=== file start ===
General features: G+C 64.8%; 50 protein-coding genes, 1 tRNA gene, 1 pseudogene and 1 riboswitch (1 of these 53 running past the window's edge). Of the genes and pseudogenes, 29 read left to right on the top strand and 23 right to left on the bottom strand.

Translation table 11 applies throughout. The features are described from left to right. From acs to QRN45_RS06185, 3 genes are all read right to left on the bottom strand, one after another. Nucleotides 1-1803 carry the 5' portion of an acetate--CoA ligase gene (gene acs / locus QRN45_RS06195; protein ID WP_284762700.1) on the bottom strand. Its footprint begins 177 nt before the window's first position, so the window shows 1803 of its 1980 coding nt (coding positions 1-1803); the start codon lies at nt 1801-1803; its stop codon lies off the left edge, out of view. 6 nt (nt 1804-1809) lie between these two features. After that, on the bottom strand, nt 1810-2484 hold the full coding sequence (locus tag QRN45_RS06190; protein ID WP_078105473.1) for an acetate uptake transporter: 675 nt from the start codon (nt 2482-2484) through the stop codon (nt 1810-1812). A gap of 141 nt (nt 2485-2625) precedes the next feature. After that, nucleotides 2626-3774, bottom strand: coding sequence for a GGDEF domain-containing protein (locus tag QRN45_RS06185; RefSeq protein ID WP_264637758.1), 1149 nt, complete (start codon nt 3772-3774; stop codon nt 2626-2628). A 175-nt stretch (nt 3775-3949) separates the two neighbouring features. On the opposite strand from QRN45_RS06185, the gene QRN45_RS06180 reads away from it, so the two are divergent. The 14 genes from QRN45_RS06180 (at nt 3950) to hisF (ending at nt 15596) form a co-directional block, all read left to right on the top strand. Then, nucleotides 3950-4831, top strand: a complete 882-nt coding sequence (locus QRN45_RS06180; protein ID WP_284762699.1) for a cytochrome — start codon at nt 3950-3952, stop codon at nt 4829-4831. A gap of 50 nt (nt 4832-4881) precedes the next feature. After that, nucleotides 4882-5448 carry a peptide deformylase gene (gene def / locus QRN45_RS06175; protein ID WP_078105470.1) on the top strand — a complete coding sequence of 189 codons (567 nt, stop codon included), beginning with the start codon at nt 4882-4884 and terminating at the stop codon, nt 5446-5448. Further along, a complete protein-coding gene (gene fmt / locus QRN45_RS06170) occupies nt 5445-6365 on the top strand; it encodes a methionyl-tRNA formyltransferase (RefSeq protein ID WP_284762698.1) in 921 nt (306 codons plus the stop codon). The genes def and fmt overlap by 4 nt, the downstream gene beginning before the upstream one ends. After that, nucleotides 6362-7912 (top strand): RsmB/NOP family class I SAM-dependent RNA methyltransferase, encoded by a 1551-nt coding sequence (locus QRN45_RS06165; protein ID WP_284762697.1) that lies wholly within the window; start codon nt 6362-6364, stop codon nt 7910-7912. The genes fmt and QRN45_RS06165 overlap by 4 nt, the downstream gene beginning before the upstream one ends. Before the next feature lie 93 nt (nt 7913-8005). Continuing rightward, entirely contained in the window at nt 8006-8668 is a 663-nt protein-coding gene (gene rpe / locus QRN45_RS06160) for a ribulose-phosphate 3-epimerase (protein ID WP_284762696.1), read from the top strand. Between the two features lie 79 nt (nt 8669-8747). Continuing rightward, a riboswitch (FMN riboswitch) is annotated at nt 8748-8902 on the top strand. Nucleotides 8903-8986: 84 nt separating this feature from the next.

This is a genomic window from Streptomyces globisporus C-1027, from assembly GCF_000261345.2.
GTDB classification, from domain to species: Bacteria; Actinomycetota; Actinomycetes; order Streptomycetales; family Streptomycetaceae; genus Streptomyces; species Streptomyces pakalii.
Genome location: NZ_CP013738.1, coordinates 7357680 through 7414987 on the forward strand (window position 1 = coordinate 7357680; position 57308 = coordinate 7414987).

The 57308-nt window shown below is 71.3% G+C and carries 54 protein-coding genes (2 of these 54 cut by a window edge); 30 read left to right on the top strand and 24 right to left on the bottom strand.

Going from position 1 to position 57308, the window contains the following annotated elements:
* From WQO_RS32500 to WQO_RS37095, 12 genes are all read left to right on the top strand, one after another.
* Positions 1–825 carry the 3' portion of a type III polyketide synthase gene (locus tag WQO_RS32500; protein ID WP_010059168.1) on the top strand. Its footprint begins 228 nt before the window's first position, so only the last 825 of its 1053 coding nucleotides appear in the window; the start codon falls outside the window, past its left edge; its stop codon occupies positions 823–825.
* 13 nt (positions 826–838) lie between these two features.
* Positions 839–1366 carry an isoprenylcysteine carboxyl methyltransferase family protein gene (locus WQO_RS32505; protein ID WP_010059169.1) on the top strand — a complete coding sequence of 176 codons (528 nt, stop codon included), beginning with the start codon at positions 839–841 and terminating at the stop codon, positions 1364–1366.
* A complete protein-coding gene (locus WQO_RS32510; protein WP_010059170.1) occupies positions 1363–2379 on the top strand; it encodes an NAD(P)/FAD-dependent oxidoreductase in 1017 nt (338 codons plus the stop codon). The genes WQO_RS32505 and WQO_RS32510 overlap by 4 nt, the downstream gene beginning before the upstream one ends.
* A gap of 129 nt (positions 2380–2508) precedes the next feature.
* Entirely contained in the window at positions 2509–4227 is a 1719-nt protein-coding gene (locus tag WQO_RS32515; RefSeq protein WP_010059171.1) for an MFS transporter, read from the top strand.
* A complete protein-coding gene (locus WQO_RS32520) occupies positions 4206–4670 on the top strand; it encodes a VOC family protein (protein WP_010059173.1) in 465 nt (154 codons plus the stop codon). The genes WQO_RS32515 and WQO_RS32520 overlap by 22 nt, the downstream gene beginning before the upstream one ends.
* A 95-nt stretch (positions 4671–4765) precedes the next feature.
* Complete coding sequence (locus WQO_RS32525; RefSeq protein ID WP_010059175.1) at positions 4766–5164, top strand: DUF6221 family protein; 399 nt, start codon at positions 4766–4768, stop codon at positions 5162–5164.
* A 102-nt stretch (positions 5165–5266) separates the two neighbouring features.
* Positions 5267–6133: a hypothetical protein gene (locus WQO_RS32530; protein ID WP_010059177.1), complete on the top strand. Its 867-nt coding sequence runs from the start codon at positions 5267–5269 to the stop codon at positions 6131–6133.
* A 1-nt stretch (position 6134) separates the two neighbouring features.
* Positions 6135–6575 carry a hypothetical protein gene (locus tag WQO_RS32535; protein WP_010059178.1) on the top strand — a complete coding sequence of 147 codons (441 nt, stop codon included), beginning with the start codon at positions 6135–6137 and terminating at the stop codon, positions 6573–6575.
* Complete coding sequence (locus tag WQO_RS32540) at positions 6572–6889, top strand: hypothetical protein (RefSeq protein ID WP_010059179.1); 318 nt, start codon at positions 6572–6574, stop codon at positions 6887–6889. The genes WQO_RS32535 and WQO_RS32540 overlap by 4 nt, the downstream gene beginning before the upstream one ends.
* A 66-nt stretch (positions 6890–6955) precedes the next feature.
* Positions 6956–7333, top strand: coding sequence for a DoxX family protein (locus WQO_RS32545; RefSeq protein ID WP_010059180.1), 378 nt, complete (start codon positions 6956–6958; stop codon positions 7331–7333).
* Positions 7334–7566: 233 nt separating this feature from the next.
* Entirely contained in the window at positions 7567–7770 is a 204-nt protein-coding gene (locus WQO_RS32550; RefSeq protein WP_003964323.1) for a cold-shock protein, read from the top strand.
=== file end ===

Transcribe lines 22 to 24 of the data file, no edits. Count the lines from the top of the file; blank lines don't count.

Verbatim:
* Complete coding sequence (locus tag WQO_RS32540) at positions 6572–6889, top strand: hypothetical protein (RefSeq protein ID WP_010059179.1); 318 nt, start codon at positions 6572–6574, stop codon at positions 6887–6889. The genes WQO_RS32535 and WQO_RS32540 overlap by 4 nt, the downstream gene beginning before the upstream one ends.
* A 66-nt stretch (positions 6890–6955) precedes the next feature.
* Positions 6956–7333, top strand: coding sequence for a DoxX family protein (locus WQO_RS32545; RefSeq protein ID WP_010059180.1), 378 nt, complete (start codon positions 6956–6958; stop codon positions 7331–7333).